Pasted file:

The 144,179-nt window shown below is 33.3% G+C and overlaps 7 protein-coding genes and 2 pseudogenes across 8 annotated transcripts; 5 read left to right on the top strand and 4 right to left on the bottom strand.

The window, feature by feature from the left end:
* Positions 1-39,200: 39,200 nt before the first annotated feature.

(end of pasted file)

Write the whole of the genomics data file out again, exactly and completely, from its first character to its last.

The 144,179-nt window shown below is 33.3% G+C and overlaps 7 protein-coding genes and 2 pseudogenes across 8 annotated transcripts; 5 read left to right on the top strand and 4 right to left on the bottom strand.

The window, feature by feature from the left end:
* Positions 1-39,200: 39,200 nt before the first annotated feature.